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a Bible passage
45. That ye may be the children of your Father who is in heaven. When he expressly declares, that no man will be a child of God, unless he loves those who hate him, who shall dare to say, that we are not bound to observe this doctrine? The statement amounts to this, “Whoever shall wish to be accounted a Christian, let him love his enemies.” It is truly horrible and monstrous, that the world should have been covered with such thick darkness, for three or four centuries, as not to see that it is an express command, and that every one who neglects it is struck out of the number of the children of God.
It ought to be observed that, when the example of God is held out for our imitation, this does not imply, that it would be becoming in us to do whatever God does. He frequently punishes the wicked, and drives the wicked out of the world. In this respect, he does not desire us to imitate him: for the judgment of the world, which is his prerogative, does not belong to us. But it is his will, that we should imitate his fatherly goodness and liberality. This was perceived, not only by heathen philosophers, but by some wicked despisers of godliness, who have made this open confession, that in nothing do men resemble God more than in doing good. In short, Christ assures us, that this will be a mark of our adoption, if we are kind to the unthankful and evil. And yet you are not to understand, that our liberality makes us the children of God: but the same Spirit, who is the witness, (Romans 8:16,) earnest, (Ephesians 1:14,) and seal, (Ephesians 4:30,) of our free adoption, corrects the wicked affections of the flesh, which are opposed to charity. Christ therefore proves from the effect, that none are the children of God, but those who resemble him in gentleness and kindness.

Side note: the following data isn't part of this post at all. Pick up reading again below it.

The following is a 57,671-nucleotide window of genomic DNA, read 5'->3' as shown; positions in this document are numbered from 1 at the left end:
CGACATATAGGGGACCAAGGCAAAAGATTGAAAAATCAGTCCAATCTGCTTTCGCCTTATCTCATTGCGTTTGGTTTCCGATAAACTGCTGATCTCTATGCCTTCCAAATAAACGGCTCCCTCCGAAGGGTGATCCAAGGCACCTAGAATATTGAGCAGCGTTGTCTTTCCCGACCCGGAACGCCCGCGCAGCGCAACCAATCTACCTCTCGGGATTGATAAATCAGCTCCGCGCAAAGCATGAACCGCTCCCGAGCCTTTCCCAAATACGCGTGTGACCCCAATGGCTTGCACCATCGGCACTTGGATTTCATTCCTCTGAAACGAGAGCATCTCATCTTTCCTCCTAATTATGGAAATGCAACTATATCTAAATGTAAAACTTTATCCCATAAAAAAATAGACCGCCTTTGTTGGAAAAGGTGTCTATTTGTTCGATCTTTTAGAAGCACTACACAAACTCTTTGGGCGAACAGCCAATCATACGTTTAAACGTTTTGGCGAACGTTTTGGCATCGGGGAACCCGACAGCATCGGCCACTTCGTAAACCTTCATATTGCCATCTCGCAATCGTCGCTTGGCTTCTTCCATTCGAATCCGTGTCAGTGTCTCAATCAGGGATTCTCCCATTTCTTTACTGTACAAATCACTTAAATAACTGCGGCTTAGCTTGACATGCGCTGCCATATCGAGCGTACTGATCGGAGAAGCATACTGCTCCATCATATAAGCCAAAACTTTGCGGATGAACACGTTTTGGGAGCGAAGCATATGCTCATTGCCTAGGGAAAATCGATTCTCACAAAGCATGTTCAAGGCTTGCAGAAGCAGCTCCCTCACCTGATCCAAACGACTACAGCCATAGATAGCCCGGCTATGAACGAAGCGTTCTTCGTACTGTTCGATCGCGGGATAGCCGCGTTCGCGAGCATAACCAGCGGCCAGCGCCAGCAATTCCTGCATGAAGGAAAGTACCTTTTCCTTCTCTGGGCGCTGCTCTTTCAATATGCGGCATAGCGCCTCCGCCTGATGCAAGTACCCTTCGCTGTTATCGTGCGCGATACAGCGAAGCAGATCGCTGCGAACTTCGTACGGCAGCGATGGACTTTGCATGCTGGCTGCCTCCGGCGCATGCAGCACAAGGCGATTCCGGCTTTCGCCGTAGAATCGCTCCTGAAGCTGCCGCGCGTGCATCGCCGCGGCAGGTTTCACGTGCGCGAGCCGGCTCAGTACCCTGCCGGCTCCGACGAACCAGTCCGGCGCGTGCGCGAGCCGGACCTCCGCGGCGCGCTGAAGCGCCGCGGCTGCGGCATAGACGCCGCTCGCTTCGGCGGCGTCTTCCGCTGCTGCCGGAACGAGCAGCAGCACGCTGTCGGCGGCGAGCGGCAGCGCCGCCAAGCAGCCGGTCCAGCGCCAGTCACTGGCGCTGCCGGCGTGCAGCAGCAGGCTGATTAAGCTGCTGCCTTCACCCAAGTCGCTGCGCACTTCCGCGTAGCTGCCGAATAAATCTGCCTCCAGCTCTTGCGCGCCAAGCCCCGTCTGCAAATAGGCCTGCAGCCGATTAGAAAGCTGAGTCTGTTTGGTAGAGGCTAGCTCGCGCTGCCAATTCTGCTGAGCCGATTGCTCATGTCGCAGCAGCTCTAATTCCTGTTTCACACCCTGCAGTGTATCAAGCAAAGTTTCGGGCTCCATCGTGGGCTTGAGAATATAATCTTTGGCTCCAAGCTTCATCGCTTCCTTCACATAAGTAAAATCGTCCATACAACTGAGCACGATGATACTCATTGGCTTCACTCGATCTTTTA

Luke says, and you shall be the children of the Highest. Not that any man acquires this honor for himself, or begins to be a child of God, when he loves his enemies; but because, when it is intended to excite us to do what is right, Scripture frequently employs this manner of speaking, and represents as a reward the free gifts of God. The reason is, he looks at the design of our calling, which is, that, in consequence of the likeness of God having been formed anew in us, we may live a devout and holy life. He maketh his sun to rise on the evil and the good, and sendeth rain on the just and the unjust. He quotes two instances of the divine kindness toward us, which are not only well known to us, but common to all: and this very participation excites us the more powerfully to act in a similar manner towards each other, though, by a synecdoche,422422 “Combien qu'il comprend sous ces deux d'autres infinis tesmoignages, par une figure dont nous avons souvent parle, nommee Synecdoche.” — “Though, under these two, he includes innumerable other testimonies, by a figure, of which we have frequently spoken, called Synecdoche.” he includes a vast number of other favors.